Where Things Get Complicated with Headless CMS

Front end developers might be happy with their new found freedom, but headless CMS delivers the freedom and flexibility of “I can do everything I want” at the price of  “I have to write, debug and maintain everything I need myself.” In many cases, you will end up writing and maintaining the better part of a full-blown CMS, adding multiple layers of complexity to gain the advanced features that you’ve lost by rejecting a full CMS.

Learning Opportunities

A CMS typically provides things like asset management, navigation, security, workflow, access control, caching, categorization and link management to name a few. These and many more are not immediately available with a headless CMS approach.

Headless CMSs raise issues of security, as it’s difficult to define which users get which access, creating a risk of delivering confidential content to non-authorized users. Delivering multi-language content requires a lot of development work to re-implement this feature. And with the separation of content and delivery, editors no longer have a way to preview the content they want to publish. 

Another issue is personalization. Once you decide to separate the content from delivery, you need to rewrite a full personalization content engine. In many cases, form builders are also on the server, so integrations with marketing automation and other tools are lost as CMSs no longer have the capability to build the forms dynamically.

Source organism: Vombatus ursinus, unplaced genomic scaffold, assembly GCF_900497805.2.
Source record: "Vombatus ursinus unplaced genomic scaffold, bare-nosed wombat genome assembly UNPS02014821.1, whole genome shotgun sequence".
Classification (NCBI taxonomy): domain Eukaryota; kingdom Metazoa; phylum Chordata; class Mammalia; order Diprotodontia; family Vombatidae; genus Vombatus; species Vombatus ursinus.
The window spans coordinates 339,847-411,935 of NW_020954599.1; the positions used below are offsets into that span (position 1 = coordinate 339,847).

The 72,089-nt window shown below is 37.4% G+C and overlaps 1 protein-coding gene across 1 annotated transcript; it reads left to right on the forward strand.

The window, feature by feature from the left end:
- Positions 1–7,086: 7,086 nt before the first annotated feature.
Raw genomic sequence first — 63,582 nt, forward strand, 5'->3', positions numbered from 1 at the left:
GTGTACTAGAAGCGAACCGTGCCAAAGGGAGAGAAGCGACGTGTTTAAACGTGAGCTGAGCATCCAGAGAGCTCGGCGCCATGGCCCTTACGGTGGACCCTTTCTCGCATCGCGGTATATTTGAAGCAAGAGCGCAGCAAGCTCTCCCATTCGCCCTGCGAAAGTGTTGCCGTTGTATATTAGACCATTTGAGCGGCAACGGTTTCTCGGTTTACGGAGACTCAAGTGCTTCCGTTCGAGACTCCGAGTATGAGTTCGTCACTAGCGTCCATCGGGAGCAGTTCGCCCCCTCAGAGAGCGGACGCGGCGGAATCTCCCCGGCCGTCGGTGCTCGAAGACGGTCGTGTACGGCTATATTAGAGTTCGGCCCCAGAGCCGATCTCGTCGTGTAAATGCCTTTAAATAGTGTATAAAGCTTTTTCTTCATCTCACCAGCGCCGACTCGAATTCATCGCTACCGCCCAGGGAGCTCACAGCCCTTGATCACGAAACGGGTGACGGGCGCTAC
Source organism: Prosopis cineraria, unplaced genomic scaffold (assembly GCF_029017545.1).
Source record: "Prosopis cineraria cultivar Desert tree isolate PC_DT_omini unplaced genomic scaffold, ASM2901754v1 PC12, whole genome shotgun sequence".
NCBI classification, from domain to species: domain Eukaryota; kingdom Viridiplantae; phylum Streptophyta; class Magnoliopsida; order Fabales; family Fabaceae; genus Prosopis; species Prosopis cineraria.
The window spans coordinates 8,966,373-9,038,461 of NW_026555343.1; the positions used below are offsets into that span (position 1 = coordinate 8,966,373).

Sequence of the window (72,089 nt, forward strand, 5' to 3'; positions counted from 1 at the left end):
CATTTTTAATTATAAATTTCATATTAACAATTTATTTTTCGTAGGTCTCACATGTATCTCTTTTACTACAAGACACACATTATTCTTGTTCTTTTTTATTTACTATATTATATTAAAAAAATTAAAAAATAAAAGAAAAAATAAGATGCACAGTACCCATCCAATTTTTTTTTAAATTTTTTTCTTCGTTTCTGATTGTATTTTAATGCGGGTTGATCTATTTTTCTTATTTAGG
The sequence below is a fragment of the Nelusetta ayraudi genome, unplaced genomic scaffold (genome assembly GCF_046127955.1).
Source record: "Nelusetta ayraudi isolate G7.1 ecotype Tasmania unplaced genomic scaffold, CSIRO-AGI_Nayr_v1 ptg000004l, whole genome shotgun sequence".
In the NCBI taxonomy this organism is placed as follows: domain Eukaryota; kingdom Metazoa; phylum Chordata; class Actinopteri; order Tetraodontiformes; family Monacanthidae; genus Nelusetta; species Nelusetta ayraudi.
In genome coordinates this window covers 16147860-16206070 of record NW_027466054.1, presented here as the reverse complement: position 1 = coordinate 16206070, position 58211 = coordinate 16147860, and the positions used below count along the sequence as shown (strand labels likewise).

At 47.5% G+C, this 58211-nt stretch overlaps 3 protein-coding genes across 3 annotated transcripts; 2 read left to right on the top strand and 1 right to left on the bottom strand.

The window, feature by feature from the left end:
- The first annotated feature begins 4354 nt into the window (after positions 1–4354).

Today’s Solution May Cause Tomorrow’s Problems

It's always tempting when you're facing a problem — in this case, the lack of agility in delivering content — to believe in a new wonder product that looks like a possible solution. 

Most of you know that if it seems too good to be true, it probably is. 

It’s just like when Wordpress started, and people felt that it was all they needed. But it didn’t turn out like that for many. There are limits to how much you can extend simple solutions. You'll reach a point where that ‘simplicity’ leads you into more complexity than before, as you try to solve issues the product wasn’t made for.

In many cases, a headless CMS can result in increased complexity for developers and marketing teams. Your job is to look beyond the immediate attraction and think about the future.

It’s Not ‘Headless or Nothing’

Headless content management can solve specific issues well. Except that these are not really content management issues, they are more “form field storage and retrieval” issues. Businesses can use it successfully and there is an increasing trend towards hybrid approaches. 

The problems arise when companies decide that headless is the answer to everything. There’s no reason why you shouldn’t get a CMS that allows you to handle both headless content and the delivery layer. 

The most important thing is ensuring that you have the flexibility to face the future, knowing that it’s impossible to predict.